Wednesday, October 7, 2009

An Ounce of Prevention

I just got finished with an office visit of the sort that is unfortunately becoming all too common these days. An otherwise perfectly healthy middle-aged cat presented with severe (and painful) eye inflammation and sneezing, and wasn't eating well. Poor kitty had a fever and was simply miserable, and it didn't have to happen. And sadly, the cat didn't need to get sick enough to require costly medical attention. The culprit: feline herpesvirus, the most common respiratory virus in cats.

There was a time, just a few years ago, when I rarely saw patients for respiratory viruses, and when I did, they typically didn't need my help, just a little reassurance for the owner. But in the past two to three years, much more severe respiratory infections are becoming one of the most common things I see.

What is this about? Has a common virus suddenly become more virulent? I think not. The common thread with virtually every last one of these patients is that their annual vaccinations are overdue.

I have always recommended annual vaccinations for FVRCP (respiratory viruses and panleukopenia virus), and for many years my clients were largely compliant with my advice. But with the economic downturn and the false rumors of vaccines being terribly dangerous, an ever-decreasing percentage of my patients lacks this most basic preventive medical care.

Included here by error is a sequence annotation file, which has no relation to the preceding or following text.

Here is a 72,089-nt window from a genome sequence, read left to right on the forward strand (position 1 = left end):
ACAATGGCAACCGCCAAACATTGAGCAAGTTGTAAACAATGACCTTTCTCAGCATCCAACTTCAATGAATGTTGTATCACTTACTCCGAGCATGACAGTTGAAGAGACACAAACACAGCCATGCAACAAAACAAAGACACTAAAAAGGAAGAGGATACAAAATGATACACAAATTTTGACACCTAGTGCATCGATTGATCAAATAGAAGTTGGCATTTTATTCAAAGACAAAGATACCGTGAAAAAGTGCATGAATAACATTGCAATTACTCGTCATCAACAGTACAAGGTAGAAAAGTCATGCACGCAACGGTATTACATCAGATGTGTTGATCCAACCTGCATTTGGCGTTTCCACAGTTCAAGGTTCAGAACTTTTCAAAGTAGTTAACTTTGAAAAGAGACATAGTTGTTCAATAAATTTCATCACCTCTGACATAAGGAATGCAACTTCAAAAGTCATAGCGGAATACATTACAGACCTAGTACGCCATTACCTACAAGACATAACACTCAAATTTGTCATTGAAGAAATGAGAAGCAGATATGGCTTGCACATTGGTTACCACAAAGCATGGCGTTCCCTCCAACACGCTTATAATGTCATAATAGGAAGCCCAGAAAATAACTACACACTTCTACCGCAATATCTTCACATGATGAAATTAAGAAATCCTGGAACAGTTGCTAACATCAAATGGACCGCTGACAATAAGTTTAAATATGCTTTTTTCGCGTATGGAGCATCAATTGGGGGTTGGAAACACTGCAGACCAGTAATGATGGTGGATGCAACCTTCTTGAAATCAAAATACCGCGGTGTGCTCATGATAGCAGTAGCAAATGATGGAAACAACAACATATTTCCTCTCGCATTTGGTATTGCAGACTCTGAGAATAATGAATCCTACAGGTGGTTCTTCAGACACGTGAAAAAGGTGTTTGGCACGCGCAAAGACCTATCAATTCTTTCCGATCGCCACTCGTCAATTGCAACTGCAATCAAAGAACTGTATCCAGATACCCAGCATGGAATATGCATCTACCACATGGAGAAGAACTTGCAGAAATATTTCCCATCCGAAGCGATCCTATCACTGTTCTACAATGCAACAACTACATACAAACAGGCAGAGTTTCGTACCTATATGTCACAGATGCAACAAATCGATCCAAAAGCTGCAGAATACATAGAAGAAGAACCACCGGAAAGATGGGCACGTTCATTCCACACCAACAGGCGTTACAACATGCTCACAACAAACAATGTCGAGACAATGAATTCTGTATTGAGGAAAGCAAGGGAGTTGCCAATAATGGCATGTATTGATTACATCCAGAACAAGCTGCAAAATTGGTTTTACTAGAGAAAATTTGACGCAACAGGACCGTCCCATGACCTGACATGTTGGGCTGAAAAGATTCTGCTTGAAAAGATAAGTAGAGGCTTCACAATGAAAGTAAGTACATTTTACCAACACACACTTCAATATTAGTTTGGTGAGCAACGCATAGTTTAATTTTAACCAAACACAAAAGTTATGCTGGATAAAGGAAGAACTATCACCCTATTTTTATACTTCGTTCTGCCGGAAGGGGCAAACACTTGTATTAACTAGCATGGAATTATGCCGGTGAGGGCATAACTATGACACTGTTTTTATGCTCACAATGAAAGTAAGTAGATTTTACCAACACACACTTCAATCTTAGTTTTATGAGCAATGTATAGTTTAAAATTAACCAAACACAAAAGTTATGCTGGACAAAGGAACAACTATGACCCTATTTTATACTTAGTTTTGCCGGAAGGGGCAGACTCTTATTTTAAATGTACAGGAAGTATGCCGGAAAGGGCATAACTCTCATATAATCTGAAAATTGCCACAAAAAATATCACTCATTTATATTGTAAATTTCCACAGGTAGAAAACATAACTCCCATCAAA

Even though most cats are initially infected with feline herpesvirus as small kittens, like other herpesviruses, once infected, always infected. So why, you might ask, bother with a preventive vaccine? I wondered that myself, and then finally concluded after much pondering that the vaccine stimulates immunity that plays a critical role in keeping relapses of the viral infection from becoming severe. Why else would cats kept current on their FVRCP have such an obviously lower rate of respiratory infections requiring medical intervention?

This whole thing is just one more reason why it is so important to bring Kitty in for the recommended annual exam and vaccinations. The small amount you spend to do so pays big dividends when you consider how much less likely an expensive visit to deal with serious respiratory disease will be. An ounce of prevention is still a bargain after all these years.

Please make an appointment today if your cat is overdue for its annual checkup and vaccinations. It's the responsible thing to do.